You heard it right. Even without any additional acquisitions and cold starts, the company will be generating annual revenue of about $2.75 billion in a few years!
Given the company has just produced $214 million of revenue in the last twelve months, this is simply insane growth! But this is not even anywhere close to the end of the story. The company will be making a lot more acquisitions and adding cold starts. So, get prepared to be surprised at how big the company will eventually become.
Jacobs said XPO might eventually become the second largest truck brokerage firm in this nation. Now I have more faith in the company getting there. Actually, I'm wondering if the company might even become the largest truck broker in the nation over time. This, even knowing that Jacobs has said he did not believe the company would become the largest truck broker.
Now back to the longer-term revenue potential of XPO's existing businesses (which include all cold starts and acquisitions as of November 7, 2012). I have listed my item-by-item estimates along with their justification in the following table. Quotations in the third column were taken from management remarks on Q3 earnings call.
Business Unit or Branch
Management remarks (in quotes) on 3Q12 earnings call or other reasons for my estimate
"We are going to get that to 1000, hire more salespeople, take that business from less than $100M revenue to over $200M of revenue."
Freight Forwarding (CGL)
"We are planning to double the revenue in a couple of years." Freight forwarding revenue ttm was $66M as of 3Q12.
$500-750M with room for scaling up further one year or more after sales team is grown to 500-750 people.
$400M with room for scaling up further one year or more after sales team is grown to 400 people.
On sales team, "there is no reason that can't be in the many hundreds of people a few years from now."
Target to have 50-100 people. Midpoint 75 people or $75M with room for further scaling up.
My own educated guess. Yet another mega cold start with Turbo's Dallas team merged into it.
Targeting revenue of $75M and EBITDA of $4M in a couple of years.
My own educated guess. Management is still working on their goal here.
Other cold starts
An average cold start target is $50-100M of revenue. There are 12 cold starts not accounted for above. Let's just assume $30M each.
The legacy freight brokerage had $8M quarterly revenue or $32M annually. Doubling that would be $64M in the long run.
When reading the table above, it might help to understand that the company estimates each salesperson will typically bring in at least $1 million revenue in the first year, with potential for further upside in subsequent years. This was how management put it on the conference call:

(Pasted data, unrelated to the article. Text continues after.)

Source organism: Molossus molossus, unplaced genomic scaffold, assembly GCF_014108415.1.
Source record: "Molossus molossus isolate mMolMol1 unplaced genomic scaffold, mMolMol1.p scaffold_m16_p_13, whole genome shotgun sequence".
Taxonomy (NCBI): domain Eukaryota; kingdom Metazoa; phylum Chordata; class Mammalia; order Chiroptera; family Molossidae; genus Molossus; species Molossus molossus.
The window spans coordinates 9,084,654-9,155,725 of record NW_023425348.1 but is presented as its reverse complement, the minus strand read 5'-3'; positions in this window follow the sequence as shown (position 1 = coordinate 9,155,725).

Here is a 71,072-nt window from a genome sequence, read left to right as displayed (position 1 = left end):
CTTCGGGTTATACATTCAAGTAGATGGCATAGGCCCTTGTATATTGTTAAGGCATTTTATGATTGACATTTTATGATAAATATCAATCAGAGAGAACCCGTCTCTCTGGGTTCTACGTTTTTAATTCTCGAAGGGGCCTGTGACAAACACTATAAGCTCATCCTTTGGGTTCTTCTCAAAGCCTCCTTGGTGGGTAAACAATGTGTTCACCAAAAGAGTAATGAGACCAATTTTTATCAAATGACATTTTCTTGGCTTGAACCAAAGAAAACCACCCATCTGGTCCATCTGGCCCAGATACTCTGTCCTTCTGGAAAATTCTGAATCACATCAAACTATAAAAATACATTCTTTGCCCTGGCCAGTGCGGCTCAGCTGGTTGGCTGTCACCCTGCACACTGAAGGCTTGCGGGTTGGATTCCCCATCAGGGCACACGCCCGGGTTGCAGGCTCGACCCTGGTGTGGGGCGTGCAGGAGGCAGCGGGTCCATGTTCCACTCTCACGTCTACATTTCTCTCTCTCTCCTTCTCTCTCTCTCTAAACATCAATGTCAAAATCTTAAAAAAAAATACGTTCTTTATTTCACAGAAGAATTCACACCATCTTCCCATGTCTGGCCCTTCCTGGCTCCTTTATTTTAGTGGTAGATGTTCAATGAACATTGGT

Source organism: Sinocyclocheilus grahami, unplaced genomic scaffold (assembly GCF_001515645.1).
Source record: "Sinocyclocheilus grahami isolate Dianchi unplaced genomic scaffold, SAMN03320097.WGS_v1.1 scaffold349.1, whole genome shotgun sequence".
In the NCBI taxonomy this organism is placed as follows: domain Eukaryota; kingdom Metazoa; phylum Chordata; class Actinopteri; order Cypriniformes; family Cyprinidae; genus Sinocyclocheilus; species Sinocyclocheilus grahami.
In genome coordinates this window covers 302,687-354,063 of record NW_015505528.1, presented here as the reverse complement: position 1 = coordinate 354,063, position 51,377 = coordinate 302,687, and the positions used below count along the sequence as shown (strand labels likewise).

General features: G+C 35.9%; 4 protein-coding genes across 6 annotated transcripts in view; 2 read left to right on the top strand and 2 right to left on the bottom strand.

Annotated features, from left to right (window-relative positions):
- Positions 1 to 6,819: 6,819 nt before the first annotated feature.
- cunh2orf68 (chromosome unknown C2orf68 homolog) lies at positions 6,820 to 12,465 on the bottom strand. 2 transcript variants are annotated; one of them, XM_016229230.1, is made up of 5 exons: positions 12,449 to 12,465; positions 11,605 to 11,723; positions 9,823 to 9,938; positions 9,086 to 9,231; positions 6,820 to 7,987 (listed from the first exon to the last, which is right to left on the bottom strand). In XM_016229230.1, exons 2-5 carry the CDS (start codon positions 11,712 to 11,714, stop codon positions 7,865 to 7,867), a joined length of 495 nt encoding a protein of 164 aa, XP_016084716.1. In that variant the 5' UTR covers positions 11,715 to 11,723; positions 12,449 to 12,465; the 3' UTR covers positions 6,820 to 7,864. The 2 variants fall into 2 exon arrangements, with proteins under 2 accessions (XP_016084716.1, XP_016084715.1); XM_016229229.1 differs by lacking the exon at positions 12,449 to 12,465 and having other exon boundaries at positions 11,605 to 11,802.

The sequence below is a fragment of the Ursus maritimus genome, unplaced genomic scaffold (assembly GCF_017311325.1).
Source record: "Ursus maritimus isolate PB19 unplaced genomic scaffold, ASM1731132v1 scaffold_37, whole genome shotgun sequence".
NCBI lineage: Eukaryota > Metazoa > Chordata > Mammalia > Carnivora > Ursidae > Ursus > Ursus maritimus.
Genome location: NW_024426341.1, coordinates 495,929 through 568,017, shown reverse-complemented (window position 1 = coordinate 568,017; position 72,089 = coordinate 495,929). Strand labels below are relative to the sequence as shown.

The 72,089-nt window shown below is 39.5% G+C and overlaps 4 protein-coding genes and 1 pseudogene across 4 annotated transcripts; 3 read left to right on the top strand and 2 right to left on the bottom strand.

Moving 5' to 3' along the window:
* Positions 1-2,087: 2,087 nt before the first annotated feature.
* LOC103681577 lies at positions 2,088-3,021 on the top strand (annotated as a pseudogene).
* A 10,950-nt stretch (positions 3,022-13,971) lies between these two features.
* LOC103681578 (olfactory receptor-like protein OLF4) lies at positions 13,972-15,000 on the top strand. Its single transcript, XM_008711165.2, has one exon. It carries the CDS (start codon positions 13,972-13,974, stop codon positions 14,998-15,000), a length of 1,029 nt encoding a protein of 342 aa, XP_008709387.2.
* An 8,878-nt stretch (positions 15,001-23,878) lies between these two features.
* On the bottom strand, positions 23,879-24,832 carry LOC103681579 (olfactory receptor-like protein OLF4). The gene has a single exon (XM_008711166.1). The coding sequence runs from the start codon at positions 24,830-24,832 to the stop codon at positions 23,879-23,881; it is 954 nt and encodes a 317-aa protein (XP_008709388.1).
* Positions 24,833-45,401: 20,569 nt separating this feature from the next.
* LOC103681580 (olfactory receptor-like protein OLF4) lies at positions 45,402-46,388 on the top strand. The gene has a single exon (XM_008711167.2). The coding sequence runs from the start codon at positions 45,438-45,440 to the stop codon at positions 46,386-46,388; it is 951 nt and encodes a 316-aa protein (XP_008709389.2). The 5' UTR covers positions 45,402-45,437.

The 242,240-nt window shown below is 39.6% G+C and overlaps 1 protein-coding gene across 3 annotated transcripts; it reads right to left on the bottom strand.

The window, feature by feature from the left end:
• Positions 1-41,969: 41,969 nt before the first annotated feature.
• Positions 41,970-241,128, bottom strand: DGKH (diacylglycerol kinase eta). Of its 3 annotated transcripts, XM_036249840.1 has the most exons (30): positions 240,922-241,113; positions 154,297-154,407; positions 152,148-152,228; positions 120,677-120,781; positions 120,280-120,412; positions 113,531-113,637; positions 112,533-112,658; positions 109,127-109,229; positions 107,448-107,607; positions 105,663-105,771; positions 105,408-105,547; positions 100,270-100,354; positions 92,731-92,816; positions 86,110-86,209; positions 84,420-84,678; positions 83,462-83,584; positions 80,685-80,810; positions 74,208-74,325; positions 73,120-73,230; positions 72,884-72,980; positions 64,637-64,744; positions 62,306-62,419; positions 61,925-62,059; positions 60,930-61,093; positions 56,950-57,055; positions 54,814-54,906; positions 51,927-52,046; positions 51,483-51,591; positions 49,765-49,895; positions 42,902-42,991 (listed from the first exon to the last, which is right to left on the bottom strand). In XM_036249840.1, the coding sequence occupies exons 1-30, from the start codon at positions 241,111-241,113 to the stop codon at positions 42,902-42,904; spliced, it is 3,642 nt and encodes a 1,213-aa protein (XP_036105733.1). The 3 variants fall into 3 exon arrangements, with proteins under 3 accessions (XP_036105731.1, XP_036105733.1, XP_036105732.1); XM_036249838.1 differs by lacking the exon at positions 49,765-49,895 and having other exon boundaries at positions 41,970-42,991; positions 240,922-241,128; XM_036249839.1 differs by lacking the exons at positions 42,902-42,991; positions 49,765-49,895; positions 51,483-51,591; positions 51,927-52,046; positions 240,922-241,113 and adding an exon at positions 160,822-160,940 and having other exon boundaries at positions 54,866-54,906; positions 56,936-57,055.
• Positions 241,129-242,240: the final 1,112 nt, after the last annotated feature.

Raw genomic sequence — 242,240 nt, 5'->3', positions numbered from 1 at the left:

So we tend to target at least $1 million for a salesperson in the first-year and it could scale up from there.
With this guidance, you will be able to map headcount target into revenue target, as done in the table above.
For Reno and Continental, I have used the target I got from a telephone conversation with the management (CEO Brad Jacobs and Chief Strategy Officer Scott Malat) after the Q3 earnings release.
For Kelron, the management is still evaluating its lane history and has yet to finalize a goal on it. But I have assumed 25% of its customers will be mulled, and in the next few years its revenue will be doubled from the reduced base of $75 million.
The "Other cold starts" item covers 12 cold starts not singled out. I have used an average of just $30 million for each cold start to arrive at the $360 million target. This was significantly lower than the $50-100 million goal cold-start presidents typically have.
The "Legacy brokerage" item stands for the freight brokerage business before any cold starts and acquisitions. That business was at $8 million each quarter or $32 million annual run rate. My estimate of $60 million was slightly less than double this revenue base.
Bottom Line: Stock of the Decade
If you are still wondering if the company can really grow this fast, I encourage you to read my previous two articles on XPO here and here. Given the insane long-term growth, I believe XPO could turn out to be one of the best stocks of the 2010s.